Mistakes when using slicing slices in Golang

Tram Ho

Welcome back to the series of common mistakes in Golang. In this article, we will learn about the causes of memory leaks related to slices and arrays in Go. Unlike C/C++, Go has GC, so we don’t need to care about memory allocation or release. However, it is because of the help of GC that we need to understand how GC works to prevent unintentional memory leaks. And in this article, we will learn about leaking memory due to the use of slicing slices.

1 Scenario

Suppose we have a service consumer, this service will receive data in the form of slices, the first 5 positions of the slice are the type of the data. Service will take the first 5 elements of data to perform some function.

Below is a simple example.

  • Here for simplicity, I will initialize dataReceived with a capacity of 1MB (You can imagine that we receive 1MB of data from a request or another service :v).
  • After receiving the dataReceived , I will proceed to get the first 5 elements of the slice by slicing like the code above.
  • Finally, I will use runtime.KeepAlive to keep the typeData from being collected by the GC, to illustrate how I will save the typeData in the memory cache of the program.
  • After each step, I will print the memory of the process to see how much space the process currently consumes.

The code has no problems and is pretty easy to understand. Before running the program, you often guess how much memory at start and end. Theoretically, dataReceived has about 1 million elements, which takes up 1MB of memory, typeData with 5 words, takes up about 5 bytes he. Run the program to see if it is correct.


Europe shit, memory when receiving data and after GC collects is the same. So not 5 bytes as we expected. So does it mean that typeData is holding the space as 1MB? So, if the service receives 1 thousand data like this, it needs 1GB of memory. At this point, you may think that one is the code that has problems, the other is that our assumption above is wrong. So let’s find out why.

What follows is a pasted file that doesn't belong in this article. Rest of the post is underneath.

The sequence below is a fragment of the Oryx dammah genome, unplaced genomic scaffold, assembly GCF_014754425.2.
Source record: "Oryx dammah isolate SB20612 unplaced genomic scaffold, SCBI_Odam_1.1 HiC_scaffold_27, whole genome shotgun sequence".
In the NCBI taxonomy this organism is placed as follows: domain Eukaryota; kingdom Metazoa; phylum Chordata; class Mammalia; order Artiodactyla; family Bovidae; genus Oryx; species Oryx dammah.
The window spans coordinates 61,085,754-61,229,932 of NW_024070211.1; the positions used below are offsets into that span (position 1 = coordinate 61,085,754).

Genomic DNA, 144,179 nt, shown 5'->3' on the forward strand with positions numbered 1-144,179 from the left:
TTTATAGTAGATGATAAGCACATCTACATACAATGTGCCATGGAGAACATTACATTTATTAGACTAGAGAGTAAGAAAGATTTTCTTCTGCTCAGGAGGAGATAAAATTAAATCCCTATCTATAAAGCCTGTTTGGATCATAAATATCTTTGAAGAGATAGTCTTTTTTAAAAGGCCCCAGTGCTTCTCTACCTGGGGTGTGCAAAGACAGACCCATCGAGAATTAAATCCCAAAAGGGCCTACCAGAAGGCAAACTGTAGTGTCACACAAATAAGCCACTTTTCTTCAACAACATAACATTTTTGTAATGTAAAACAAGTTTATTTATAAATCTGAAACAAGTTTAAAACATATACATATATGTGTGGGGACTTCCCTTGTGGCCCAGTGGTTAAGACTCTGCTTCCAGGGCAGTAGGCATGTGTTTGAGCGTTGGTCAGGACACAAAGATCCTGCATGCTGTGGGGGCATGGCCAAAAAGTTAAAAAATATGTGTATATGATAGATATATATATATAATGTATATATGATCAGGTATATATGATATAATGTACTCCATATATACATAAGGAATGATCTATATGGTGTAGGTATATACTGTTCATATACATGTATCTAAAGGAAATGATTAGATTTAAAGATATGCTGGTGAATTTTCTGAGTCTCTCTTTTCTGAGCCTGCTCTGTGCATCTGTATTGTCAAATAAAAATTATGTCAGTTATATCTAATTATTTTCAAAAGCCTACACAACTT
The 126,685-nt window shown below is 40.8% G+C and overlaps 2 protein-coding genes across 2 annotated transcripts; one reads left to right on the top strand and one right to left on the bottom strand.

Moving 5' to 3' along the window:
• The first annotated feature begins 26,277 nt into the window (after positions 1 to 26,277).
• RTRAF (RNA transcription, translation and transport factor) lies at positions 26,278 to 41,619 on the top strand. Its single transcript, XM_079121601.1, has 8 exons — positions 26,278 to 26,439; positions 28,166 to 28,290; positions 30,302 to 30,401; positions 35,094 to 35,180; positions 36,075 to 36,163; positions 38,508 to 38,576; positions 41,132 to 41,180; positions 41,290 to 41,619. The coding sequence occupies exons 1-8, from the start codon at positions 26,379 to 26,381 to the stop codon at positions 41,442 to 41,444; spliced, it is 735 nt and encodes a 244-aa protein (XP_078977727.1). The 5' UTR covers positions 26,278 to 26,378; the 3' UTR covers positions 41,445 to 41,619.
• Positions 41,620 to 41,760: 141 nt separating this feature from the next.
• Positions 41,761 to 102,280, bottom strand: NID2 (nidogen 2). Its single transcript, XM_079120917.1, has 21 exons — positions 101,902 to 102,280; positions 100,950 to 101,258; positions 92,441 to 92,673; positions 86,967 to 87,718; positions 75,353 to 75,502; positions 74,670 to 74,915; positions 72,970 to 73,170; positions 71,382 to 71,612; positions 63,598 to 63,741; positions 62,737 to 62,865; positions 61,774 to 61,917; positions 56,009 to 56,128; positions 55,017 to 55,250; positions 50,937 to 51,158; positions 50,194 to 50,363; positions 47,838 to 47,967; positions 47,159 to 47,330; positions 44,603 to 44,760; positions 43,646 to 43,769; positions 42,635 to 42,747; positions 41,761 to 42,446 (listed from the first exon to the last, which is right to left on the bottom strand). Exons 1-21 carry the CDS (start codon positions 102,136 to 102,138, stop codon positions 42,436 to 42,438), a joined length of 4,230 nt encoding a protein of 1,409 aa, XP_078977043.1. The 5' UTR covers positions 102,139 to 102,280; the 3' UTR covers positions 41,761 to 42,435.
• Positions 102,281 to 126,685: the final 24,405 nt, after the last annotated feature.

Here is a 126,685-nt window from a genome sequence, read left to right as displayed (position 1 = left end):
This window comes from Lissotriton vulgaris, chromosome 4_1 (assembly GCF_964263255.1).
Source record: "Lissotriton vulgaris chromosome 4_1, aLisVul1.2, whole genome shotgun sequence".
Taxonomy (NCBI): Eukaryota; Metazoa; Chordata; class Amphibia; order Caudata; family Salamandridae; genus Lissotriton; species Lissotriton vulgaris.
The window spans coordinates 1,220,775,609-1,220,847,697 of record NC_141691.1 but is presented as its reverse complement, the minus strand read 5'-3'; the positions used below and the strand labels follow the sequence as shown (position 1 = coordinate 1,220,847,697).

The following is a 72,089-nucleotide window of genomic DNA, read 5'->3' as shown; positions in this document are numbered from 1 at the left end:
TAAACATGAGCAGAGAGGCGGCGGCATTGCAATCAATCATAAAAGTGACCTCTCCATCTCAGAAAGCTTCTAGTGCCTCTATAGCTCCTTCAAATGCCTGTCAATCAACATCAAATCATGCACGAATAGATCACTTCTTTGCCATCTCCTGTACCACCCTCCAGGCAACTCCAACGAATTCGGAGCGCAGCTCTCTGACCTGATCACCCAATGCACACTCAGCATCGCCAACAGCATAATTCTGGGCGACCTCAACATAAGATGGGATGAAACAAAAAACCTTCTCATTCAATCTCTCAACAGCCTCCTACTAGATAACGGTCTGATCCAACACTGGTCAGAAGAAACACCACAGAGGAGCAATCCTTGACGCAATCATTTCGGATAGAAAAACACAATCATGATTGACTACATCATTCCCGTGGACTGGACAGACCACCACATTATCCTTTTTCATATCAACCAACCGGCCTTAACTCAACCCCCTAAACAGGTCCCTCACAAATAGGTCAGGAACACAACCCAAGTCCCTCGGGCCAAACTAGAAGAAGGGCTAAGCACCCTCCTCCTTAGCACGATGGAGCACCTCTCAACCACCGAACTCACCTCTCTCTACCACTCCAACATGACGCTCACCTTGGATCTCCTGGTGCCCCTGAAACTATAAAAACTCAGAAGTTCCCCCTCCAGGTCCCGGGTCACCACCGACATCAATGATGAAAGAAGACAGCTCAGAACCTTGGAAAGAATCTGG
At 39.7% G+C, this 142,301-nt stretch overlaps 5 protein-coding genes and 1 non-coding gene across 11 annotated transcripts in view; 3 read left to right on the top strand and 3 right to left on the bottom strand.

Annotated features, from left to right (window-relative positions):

2. How slice work

First, we need to understand how slices work.

Slices in Golang are fat pointers. You can read this article to understand more about fat pointers. The structure of the slice includes:

Basically, you can understand that when we have a slice, we have a pointer to the underlying array of that slice.

3. Reason

After understanding how slices work, let’s go back to visualize the problem above.

dataReceived when init, you can imagine it like this. An array of 1 million elements will be allocated in memory, and dataReceived will point a pointer to it.

Then we create one more slice of typeData from slice dataReceived by slicing method. When using the slicing method, instead of creating a new underlying array, Go will point a pointer to that existing underlying array as shown below. Then, our typeData , although it has only 5 elements, its capacity is 1M elements.

Finally when the process ends.

We keepAlive typeData , and dataReceived will be collected by GC. But since the underlying array of dataReceived is still being pointed to by typeData , the GC won’t collect it, but it will persist in memory until there are no more slices pointing to it. And this is why after the process ends, they still see 1MB exists in memory. So what is the solution to this problem?

4. Solution

Above 2 slices point to the same underlying array, so if we now separate those 2 slices into 2 separate underlying arrays, that will solve the problem. Then the GC will collect the dataReceived completely and keep only the typeData .

To implement this solution, we will use copy slice method instead of slicing slice as before.

Because we are using copy method, typeData will have length 5 and capacity 5 instead of 1M, storing 5 bytes in memory instead of 1MB as before.

Modify the getTypeOfData function.

Run it again and see the results.

Oops, The result after we update the code is 0 MB. This is because my function printAlloc() has divided the byte capacity by 1024*1024 to convert the capacity to MB, so it will round the float. I will modify the function a bit to let it print the amount of bytes.

Run again we will get the result.

When the process initializes, the memory is 104800 bytes, and after the process ends, the memory is 110408 bytes, a difference of about 5608 bytes. And in this 5608 bytes will exist our 5 bytes storing typeData . Because when running the program, there will be additional parts that are initialized and allocated memory below that we can’t see, so the number of memory will be slightly different. But it’s nice to see that the memory capacity is no longer 1MB as before, isn’t it :v.

5. Recap

In short, keep in mind that slicing a large slice or array can lead to memory leaks. Underlying array will not be collected by the GC as long as there is a pointer to it. And we can keep the very large underlying array in memory while using only a few elements of that underlying array. And copy slice is the solution to avoid this situation.

6. References

Harsanyi, T. (2022) 100 go mistakes. Shelter Island: Manning Publications.

Chia sẻ bài viết ngay

Nguồn bài viết : Viblo